Mammogram screenings decrease chemo odds

Screening mammography identified a majority of high-risk lesions and reduced a patient's chances of undergoing chemotherapy.

Mammogram screenings decrease chemo odds
Mammogram screenings decrease chemo odds

HealthDay News -- Breast cancer patients undergoing screening mammography are statistically less likely to be treated with chemotherapy compared with unscreened patients, according to research presented at the American Roentgen Ray Society (ARRS) annual meeting.

“Screening mammography provides a morbidity benefit with screened patients being able to undergo less toxic and better tolerated treatment than non-screened patients,” wrote Nelly Salem, MD, and researchers.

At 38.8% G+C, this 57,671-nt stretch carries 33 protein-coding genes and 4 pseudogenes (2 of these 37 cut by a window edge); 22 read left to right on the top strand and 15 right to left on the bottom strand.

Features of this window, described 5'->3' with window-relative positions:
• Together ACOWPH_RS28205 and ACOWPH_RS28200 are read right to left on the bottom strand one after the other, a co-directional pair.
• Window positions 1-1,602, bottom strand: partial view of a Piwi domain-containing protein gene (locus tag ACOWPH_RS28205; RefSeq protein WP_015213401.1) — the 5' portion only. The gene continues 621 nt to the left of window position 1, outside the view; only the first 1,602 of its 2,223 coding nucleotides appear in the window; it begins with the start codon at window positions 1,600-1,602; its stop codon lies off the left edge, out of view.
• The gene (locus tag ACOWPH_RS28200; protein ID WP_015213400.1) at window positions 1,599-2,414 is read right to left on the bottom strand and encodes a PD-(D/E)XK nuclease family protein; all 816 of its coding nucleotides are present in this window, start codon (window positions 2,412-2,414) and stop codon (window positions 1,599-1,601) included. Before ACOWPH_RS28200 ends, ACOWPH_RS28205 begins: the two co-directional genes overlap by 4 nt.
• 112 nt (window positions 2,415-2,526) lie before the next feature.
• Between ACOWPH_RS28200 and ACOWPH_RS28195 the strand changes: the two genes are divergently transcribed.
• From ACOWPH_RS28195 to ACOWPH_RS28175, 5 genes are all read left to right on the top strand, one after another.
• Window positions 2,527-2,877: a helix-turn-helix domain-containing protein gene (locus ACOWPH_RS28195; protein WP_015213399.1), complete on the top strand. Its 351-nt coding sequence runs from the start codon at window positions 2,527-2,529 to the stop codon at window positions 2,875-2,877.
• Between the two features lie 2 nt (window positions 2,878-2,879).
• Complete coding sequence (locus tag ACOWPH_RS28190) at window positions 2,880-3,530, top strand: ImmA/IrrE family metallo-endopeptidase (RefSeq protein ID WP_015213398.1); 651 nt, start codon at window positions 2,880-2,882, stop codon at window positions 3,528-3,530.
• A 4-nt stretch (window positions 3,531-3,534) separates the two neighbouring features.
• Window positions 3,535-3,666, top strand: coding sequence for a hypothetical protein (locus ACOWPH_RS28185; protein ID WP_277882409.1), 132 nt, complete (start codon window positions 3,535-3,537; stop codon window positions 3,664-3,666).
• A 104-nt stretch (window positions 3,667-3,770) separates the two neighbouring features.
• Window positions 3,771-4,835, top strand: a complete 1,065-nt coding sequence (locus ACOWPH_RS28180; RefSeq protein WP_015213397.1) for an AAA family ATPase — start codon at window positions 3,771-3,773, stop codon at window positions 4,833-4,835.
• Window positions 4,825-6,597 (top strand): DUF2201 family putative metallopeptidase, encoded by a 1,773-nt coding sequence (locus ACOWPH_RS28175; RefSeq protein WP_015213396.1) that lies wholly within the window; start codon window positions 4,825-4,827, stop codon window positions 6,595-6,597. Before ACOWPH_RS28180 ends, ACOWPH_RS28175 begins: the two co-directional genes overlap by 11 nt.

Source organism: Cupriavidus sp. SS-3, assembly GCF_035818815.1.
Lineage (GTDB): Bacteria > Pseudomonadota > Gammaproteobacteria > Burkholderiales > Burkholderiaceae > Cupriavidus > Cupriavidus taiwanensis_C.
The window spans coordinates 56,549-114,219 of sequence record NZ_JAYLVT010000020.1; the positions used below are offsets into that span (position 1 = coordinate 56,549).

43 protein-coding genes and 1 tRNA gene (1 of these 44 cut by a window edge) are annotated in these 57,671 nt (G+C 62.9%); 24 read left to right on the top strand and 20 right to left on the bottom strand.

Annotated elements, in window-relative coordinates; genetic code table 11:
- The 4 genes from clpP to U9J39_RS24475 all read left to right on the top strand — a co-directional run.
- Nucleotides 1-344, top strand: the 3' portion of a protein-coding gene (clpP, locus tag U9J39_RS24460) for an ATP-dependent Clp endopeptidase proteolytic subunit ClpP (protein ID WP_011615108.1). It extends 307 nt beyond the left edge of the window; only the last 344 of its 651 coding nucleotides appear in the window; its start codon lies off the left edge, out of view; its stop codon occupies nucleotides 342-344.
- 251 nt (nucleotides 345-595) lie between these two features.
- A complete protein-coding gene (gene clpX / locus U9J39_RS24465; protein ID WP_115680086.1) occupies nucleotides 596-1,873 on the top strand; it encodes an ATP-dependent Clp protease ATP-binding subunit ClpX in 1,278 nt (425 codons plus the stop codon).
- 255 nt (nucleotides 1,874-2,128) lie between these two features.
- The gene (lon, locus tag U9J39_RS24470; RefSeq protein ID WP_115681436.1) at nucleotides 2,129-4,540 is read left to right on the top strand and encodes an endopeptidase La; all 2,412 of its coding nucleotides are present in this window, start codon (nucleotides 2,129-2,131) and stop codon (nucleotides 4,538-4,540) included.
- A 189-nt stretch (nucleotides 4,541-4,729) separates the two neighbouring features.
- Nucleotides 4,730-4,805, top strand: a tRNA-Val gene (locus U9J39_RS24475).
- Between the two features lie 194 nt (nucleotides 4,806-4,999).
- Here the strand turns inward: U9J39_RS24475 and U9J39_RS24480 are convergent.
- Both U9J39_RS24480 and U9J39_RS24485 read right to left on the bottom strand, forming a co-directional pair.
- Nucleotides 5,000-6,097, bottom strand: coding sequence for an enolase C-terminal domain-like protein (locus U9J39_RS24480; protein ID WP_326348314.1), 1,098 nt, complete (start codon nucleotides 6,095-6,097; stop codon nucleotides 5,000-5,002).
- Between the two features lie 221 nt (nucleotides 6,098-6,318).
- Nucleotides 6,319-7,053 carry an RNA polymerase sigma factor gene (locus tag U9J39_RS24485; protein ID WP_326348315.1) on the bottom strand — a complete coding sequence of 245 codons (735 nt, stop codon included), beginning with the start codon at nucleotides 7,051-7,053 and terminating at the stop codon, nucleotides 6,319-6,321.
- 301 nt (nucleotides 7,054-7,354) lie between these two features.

After comparing the use of breast cancer chemotherapy in 149 female patients aged 40 to 49 years who had undergone screening mammography with that in 81 unscreened patients, the investigators discovered that 81% of high-risk lesions identified were found in the screened population. 

Of the 230 primary breast cancers identified, unscreened patients were more likely to undergo chemotherapy (P=0.042) than were screened patients.

“Without screening mammography, these asymptomatic high-risk women would be unaware of their risk and the opportunity to decrease their risk of subsequent breast cancer development with use of chemoprevention,” Salem said in a statement.

References

  1. Salem N et al. (May 2014).  Neglecting to Screen Women Aged 40–49 With Mammography: What Is the Impact on Breast Cancer Treatment and Potential Risk Reduction? Poster presented at the 2014 ARRS Annual Meeting, San Diego, CA.
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